by Daniel Makal, WLC

This WebQuest is a depiction of troop movements during the Battle of Gettysburg. Students are to recreate the Battle of Gettysburg and create alternative movements of the battalions to make the South win the war. Students must know who commanded what unit with how many soldiers they were in charge of. Students must take in to consideration the topigraphical and land formations in the battle grounds.

Teacher Introduction

This exercise has been designed for students to look at the facts and strategies used atand  the Battle of Gettysburg.  The emphasis of the exercise is for students to be able to understand the limitations and advantages of the battle in regards to topigraphical landscapes and troop movement.  More often than not, students learn about history by reading facts about events and then reguritating the information.  Using alternative history to envoke a change in thought process is often a good tool to use to have students look at historical facts in a different perspective.  Most classrooms in what are now Union states learn about the Civil War through the eyes of the Union storytellers.  This exercise challenges these thoughts and tries to teach the students how to look at certain events in a different light and how certain events, if altered by a decision or two, could have changed the face of the country as we know know it.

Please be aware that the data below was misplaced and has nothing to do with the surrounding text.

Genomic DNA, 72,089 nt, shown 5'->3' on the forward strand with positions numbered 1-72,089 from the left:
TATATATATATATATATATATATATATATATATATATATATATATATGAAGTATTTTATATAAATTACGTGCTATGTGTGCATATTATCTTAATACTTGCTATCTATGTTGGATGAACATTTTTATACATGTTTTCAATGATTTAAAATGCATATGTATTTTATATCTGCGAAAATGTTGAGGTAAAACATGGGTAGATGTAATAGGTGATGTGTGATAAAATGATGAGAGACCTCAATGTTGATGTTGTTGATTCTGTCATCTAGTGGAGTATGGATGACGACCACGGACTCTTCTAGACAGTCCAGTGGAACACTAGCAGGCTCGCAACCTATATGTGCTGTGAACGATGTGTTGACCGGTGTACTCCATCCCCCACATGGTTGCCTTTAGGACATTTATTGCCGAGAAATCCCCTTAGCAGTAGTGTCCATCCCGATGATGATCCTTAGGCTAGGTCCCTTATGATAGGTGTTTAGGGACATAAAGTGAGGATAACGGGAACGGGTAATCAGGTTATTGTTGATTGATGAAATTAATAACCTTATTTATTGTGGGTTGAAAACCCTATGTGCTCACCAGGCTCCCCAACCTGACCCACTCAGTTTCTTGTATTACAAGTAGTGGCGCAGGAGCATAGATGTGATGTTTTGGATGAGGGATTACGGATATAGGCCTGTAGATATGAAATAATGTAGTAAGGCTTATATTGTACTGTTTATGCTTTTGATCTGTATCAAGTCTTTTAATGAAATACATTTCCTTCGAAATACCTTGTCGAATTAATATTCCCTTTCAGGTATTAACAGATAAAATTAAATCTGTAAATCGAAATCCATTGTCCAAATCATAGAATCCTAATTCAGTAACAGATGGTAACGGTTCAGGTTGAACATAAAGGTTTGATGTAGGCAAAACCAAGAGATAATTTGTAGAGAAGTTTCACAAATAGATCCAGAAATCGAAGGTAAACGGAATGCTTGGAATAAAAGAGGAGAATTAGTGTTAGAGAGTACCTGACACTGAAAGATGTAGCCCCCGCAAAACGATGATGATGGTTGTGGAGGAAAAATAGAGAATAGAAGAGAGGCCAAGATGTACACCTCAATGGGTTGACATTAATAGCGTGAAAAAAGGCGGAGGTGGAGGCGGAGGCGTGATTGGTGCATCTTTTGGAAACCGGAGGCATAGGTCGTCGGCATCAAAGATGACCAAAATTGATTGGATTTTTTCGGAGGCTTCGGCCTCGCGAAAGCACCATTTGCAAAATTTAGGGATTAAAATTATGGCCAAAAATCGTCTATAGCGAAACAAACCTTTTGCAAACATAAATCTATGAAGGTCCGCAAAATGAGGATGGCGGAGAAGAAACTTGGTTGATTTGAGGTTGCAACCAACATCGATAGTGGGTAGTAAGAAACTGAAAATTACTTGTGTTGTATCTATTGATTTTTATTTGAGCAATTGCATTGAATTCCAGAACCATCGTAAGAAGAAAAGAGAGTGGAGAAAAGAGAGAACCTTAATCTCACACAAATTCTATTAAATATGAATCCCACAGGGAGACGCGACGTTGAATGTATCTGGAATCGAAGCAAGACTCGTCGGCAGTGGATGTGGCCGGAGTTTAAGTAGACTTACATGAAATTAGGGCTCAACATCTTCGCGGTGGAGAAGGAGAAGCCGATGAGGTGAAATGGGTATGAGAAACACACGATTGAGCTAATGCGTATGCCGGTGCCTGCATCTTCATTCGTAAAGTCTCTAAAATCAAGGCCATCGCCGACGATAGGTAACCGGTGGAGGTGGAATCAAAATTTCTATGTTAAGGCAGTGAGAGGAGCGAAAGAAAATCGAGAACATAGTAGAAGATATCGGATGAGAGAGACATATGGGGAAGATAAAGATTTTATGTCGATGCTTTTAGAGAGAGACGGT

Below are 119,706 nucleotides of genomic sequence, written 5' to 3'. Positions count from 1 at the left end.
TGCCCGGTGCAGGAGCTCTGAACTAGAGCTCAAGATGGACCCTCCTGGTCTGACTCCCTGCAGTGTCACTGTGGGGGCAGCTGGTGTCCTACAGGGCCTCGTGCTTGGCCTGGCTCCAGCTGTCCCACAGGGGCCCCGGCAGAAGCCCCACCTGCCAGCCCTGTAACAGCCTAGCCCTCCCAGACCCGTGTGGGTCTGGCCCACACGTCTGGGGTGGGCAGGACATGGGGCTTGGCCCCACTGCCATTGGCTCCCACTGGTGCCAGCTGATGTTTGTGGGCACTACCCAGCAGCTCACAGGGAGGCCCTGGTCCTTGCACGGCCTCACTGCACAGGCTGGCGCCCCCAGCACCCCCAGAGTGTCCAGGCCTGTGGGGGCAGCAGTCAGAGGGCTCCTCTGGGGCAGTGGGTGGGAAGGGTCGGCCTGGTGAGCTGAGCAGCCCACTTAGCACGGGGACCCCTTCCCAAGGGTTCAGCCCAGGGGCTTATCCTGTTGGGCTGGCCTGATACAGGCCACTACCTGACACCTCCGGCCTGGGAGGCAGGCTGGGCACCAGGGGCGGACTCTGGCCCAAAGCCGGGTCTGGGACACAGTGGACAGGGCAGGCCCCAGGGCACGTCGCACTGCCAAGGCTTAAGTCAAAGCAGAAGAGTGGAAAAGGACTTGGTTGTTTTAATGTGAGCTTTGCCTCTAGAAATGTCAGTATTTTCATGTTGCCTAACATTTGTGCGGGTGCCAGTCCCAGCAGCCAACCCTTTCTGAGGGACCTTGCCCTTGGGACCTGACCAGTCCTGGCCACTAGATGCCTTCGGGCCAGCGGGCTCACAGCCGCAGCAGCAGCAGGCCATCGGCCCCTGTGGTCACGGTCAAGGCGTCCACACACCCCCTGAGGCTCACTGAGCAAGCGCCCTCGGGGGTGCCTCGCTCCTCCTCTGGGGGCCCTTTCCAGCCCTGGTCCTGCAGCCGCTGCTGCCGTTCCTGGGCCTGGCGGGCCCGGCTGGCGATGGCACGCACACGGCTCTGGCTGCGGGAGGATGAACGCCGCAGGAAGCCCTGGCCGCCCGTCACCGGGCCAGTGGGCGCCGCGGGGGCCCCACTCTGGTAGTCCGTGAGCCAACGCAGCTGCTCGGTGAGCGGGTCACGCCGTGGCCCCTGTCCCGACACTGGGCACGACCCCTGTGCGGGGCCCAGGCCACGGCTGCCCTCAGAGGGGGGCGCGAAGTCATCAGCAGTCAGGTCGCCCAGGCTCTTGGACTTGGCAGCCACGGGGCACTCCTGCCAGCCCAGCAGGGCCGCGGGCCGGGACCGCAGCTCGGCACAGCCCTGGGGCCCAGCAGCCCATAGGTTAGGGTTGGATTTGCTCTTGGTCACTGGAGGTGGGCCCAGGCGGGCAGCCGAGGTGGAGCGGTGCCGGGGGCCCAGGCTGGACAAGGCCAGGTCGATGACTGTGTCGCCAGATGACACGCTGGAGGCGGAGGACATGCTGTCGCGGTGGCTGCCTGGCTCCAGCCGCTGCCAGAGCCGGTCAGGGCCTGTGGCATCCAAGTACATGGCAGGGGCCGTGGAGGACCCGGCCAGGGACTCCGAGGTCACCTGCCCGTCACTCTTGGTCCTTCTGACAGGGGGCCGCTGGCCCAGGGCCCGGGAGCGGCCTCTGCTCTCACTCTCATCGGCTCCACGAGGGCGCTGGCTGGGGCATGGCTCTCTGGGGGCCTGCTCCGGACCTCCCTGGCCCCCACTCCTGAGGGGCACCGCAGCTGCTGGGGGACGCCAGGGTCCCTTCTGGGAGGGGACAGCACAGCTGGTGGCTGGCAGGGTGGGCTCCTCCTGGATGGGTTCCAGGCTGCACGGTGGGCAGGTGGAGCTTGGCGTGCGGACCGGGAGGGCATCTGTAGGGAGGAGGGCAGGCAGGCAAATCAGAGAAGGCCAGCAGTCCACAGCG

This exercise is designed to challenge students into thinking like a rebel general and learning how to decifer the challenges of attacking troops with strategic advantages that you don't have.  We want students to think about how they can acccomplish their goal of defeating the Union without sacrificing the realistic facts and numbers in order for their side to prevail.  Essentailly, what strategic move(s) will the students make to win, given they know what they already know about the Union's positions and numbers of troops.